Swisscom, the Swiss telco, expects to halve the cost of its business intelligence operation by standardising six separate datawarehouses in a single Teradata datawarehouse and business analytics system. In process, it is changing the way it competes.
Daniel Neuhaus, the leader of Swisscom's business intelligence (BI) centre, told Computer Weekly that a traditional projected cost exercise had measured the net value of continuing to run the six datawarehouses now and into the future against consolidating them. "The business case was conclusive," he said.
Swisscom's plethora of systems was the result of having three separate companies, each with its own IT department, to service 5.6 million mobile customers, 3.5 million fixed-line customers, 1.8 million broadband customers, and 230,000 IPTV customers, as well clients of its outsourcing and consultancy services.
Things came to a head in 2007 when the three operating firms merged. But Swisscom's position as the dominant telco in Switzerland still made some managers pause over the decision to consolidate the datawarehouses.
"Getting people to give up control of what they see as their data is a huge issue. It definitely helped that the CFO wanted the system because he could not get the information he needed cheaply any other way," said Niehaus.
It also helped that Swisscom was starting to spend big money installing fibre connections to Swiss homes. One of the first projects the new consolidated BI system dealt with was an analysis of which customers would be early adopters and therefore most profitable for Swisscom to serve first. This subsequently guided the network roll-out plan.
Niehaus is still in the first phase of the project, so is reluctant to give financial details. Swisscom aims to have the consolidated BI infrastructure settled by 2011. "Then we will draw a new baseline," he said.
Getting user buy-in
"Ninety per cent of Swisscom doesn't know what we do," he said. To get buy-in from business unit managers Niehaus looked for hard, measurable results that people would trust. Hence he looked for cost savings rather than benefits.
"When you ask the marketing people how many more customers they will get if we do such and such a systems we say 'OK, let's make that your target'. They soon change their tune," he said.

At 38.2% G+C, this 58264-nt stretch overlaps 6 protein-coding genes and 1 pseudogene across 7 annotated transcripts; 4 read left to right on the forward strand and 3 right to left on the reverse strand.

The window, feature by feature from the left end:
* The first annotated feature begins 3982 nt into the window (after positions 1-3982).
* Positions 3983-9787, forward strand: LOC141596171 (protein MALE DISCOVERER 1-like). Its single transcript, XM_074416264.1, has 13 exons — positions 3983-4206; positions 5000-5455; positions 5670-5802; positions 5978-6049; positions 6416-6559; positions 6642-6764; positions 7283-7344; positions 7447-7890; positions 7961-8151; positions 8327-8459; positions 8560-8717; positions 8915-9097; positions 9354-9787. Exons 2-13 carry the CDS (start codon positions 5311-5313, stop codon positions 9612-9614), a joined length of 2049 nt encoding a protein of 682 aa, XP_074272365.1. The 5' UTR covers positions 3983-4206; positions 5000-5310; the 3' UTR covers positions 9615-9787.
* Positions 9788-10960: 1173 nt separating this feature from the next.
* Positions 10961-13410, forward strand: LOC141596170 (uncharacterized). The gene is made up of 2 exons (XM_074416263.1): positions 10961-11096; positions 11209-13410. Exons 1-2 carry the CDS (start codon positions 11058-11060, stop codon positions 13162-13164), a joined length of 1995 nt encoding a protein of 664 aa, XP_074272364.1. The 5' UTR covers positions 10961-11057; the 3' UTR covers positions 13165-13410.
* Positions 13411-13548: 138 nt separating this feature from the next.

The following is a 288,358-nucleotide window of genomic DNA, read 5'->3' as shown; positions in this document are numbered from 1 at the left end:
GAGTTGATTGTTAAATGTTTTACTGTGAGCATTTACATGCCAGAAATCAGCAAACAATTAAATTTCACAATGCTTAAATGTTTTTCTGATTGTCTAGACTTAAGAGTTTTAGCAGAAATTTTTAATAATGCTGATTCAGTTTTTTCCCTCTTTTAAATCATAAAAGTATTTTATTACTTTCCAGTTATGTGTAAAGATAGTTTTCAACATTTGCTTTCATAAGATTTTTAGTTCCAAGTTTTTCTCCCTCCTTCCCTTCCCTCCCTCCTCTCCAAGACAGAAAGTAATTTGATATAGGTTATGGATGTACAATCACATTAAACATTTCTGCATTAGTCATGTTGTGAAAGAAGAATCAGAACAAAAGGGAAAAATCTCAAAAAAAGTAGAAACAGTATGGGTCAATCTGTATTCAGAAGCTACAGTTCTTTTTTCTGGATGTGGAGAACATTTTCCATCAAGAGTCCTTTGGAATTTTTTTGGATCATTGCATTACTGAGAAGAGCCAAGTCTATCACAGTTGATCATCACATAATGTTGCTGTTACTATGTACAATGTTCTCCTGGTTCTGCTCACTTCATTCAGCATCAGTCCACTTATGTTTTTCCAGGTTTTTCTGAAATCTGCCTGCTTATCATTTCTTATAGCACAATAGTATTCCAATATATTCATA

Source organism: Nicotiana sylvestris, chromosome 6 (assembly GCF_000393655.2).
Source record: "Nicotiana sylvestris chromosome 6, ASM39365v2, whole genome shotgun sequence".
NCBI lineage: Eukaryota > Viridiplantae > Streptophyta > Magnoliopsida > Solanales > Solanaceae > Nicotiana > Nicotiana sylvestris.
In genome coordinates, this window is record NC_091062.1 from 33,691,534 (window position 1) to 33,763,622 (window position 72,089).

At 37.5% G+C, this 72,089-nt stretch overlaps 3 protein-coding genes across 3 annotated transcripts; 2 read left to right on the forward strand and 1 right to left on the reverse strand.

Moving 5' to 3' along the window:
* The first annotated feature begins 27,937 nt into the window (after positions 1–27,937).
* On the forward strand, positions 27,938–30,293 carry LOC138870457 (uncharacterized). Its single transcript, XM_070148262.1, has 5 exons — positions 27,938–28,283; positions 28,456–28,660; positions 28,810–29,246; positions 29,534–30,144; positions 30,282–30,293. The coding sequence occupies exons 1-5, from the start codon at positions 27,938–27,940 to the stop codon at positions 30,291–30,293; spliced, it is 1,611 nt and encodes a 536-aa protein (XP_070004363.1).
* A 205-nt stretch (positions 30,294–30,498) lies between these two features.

Niehaus also developed a single Powerpoint slide to support a three-minute talk about what he was trying to do and how BI could help them do their jobs.
"This meant I could ask to be included in meetings and be out in three minutes so they could get on with their meeting. This made it easier for them to say yes. Now even the lawyers understand what we do," he said.
Niehaus spent a lot of time talking with business unit managers to understand in detail what information they would find useful. "You can't ask them to wait two years while we clean and standardise all the data, so you have find a find way to give them some quick results and earn their trust," he said.
This has led to some early projects. "We now have some 4Tbytes in user-owned datawarehouses," said Niehaus. "The difference is that we have spent two years cleaning, standardising and consolidating the data, as well as making it secure, especially the customer information. I report to the board every six months to discuss privacy issues."
This "organic" growth of BI systems is precisely what Niehaus was hoping for. The BI division is there to support business managers rather than serve them answers, he said.
Niehaus wants the IT department to make sure that the data comes in on time, is clean and secure before it goes into the datawarehouse, which now holds 10Tbytes of data. After that, the users can do what they like with it.
Niehaus is already adding more data, this time customer information gleaned from contacts with the call centre. "We have found that 50% of contacts with customers add no value to either the customer's experience or the company's," he said.
"For example, a customer phones in because he doesn't understand something on his bill. We can correlate this with the customer, the bill and promotional data to see if we didn't explain something properly, and try to stop it from happening again.
"In the long run, if we can reduce the number of non-value-adding calls, we can reduce the number of staff we need in the call centre."
Clearly, that is a hard, quantifiable and potentially big saving. Niehaus adds it has the happy side-effect of improving the customer's experience.
Telcos, especially those with Swisscom's market share, do not usually behave like this. Customers at Niehaus's former employer, a mobile network operator, seldom call in to complain about shoddy service because it doesn't change things. "That is not the case in Switzerland," he said. "We provide a premium service, and customers are very quick to complain if it is not as good as they think it should be."